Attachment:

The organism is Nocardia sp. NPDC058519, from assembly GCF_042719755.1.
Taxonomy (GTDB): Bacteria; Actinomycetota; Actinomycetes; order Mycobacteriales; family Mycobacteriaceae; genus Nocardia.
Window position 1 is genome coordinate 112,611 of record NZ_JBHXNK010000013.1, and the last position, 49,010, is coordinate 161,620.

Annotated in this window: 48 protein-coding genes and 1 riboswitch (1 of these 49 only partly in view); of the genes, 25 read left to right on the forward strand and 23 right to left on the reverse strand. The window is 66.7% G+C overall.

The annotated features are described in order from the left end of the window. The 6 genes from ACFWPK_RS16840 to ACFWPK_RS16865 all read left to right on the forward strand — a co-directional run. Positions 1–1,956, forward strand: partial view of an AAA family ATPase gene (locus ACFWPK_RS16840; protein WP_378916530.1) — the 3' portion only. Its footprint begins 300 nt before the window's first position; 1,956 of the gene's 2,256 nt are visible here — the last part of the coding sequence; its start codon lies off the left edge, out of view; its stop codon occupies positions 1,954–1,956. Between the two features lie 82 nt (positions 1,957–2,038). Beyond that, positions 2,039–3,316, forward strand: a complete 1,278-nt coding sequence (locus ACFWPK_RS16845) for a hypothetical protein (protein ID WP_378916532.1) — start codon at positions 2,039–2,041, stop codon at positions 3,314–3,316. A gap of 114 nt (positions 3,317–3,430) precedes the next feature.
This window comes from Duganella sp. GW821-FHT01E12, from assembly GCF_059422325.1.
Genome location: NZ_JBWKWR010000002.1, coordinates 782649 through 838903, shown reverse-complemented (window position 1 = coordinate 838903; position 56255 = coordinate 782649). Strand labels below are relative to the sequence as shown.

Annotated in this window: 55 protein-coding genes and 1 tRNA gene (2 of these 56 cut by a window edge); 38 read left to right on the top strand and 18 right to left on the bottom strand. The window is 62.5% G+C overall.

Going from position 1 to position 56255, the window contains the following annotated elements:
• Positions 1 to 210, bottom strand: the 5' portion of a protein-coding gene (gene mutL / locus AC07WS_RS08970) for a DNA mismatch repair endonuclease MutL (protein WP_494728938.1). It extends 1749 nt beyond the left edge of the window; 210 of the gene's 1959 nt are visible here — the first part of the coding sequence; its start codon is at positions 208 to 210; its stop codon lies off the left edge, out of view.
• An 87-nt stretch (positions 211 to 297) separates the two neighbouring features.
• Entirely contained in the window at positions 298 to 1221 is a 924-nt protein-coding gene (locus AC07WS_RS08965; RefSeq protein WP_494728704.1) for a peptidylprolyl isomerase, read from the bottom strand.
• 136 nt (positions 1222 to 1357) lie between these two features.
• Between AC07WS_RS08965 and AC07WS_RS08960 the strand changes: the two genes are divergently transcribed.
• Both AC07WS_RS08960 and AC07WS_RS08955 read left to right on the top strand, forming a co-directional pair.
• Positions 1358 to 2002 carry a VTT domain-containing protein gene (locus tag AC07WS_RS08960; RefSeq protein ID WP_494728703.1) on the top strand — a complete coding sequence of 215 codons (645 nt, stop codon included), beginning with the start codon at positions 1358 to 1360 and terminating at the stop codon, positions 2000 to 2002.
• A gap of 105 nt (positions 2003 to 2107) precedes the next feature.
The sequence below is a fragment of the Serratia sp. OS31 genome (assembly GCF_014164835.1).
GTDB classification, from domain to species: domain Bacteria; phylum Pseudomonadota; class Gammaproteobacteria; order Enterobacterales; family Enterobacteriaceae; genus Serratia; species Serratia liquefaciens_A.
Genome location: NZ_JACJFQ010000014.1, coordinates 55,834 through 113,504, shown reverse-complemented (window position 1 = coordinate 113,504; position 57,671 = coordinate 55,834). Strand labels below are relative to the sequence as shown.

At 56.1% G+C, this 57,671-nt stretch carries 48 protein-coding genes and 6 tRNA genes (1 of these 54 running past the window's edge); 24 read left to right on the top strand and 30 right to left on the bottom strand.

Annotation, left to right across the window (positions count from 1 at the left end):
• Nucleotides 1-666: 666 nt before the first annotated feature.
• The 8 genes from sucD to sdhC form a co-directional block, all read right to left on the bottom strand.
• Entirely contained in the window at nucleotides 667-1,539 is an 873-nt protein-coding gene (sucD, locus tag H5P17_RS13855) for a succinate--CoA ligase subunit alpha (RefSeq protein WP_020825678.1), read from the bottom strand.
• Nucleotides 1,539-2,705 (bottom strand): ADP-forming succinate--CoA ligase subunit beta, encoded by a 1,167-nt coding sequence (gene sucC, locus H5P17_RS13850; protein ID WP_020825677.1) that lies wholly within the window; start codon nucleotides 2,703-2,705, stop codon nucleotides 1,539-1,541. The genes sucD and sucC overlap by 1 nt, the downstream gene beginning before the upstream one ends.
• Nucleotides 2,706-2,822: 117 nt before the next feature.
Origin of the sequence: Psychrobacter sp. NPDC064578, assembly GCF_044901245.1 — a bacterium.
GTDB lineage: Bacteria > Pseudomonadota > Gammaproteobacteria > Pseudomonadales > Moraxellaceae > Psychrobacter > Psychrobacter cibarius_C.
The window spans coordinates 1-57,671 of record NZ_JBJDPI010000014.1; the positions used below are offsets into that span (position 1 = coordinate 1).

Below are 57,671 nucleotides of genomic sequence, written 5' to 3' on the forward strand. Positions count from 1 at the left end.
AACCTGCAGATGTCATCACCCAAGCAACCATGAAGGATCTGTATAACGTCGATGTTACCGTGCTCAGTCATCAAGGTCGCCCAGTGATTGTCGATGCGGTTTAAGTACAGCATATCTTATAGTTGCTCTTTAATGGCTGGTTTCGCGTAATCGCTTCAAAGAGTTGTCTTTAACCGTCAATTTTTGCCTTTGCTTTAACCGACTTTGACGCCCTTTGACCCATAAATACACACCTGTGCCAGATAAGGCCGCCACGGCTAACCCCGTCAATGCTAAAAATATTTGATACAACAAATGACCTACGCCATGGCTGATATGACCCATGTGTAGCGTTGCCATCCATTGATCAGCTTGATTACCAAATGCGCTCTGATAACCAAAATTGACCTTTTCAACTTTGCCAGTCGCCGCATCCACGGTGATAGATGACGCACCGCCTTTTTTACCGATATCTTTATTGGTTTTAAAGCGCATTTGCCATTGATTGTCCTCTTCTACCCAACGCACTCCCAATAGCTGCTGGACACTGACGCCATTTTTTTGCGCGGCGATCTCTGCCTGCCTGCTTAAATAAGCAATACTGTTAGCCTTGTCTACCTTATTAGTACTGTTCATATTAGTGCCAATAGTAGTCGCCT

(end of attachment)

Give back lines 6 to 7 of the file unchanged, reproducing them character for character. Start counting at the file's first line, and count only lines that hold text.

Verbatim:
This window comes from Duganella sp. GW821-FHT01E12, from assembly GCF_059422325.1.
Genome location: NZ_JBWKWR010000002.1, coordinates 782649 through 838903, shown reverse-complemented (window position 1 = coordinate 838903; position 56255 = coordinate 782649). Strand labels below are relative to the sequence as shown.